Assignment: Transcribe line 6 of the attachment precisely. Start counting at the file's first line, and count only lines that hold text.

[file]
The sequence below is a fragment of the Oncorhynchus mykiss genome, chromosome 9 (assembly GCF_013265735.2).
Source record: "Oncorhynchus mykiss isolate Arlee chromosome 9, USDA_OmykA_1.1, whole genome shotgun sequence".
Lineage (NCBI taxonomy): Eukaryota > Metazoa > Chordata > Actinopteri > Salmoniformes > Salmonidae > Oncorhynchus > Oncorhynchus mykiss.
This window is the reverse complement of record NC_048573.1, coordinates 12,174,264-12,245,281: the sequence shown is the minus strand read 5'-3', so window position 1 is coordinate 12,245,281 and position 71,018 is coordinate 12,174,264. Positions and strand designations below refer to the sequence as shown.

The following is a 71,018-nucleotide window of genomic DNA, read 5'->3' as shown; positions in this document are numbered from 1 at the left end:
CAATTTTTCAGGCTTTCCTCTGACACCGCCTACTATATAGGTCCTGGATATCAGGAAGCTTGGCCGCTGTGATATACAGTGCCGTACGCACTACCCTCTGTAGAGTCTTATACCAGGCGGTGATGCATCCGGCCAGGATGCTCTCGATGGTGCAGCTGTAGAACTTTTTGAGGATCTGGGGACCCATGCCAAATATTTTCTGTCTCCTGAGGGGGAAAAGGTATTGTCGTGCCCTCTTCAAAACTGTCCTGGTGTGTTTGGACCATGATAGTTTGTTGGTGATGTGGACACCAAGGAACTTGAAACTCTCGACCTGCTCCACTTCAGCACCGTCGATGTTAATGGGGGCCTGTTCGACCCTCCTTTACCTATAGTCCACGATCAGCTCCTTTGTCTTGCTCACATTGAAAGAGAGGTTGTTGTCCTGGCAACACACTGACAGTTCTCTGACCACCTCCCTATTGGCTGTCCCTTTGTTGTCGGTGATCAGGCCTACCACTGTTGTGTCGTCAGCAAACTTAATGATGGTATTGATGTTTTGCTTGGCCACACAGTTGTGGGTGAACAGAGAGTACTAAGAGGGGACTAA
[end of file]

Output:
CAATTTTTCAGGCTTTCCTCTGACACCGCCTACTATATAGGTCCTGGATATCAGGAAGCTTGGCCGCTGTGATATACAGTGCCGTACGCACTACCCTCTGTAGAGTCTTATACCAGGCGGTGATGCATCCGGCCAGGATGCTCTCGATGGTGCAGCTGTAGAACTTTTTGAGGATCTGGGGACCCATGCCAAATATTTTCTGTCTCCTGAGGGGGAAAAGGTATTGTCGTGCCCTCTTCAAAACTGTCCTGGTGTGTTTGGACCATGATAGTTTGTTGGTGATGTGGACACCAAGGAACTTGAAACTCTCGACCTGCTCCACTTCAGCACCGTCGATGTTAATGGGGGCCTGTTCGACCCTCCTTTACCTATAGTCCACGATCAGCTCCTTTGTCTTGCTCACATTGAAAGAGAGGTTGTTGTCCTGGCAACACACTGACAGTTCTCTGACCACCTCCCTATTGGCTGTCCCTTTGTTGTCGGTGATCAGGCCTACCACTGTTGTGTCGTCAGCAAACTTAATGATGGTATTGATGTTTTGCTTGGCCACACAGTTGTGGGTGAACAGAGAGTACTAAGAGGGGACTAA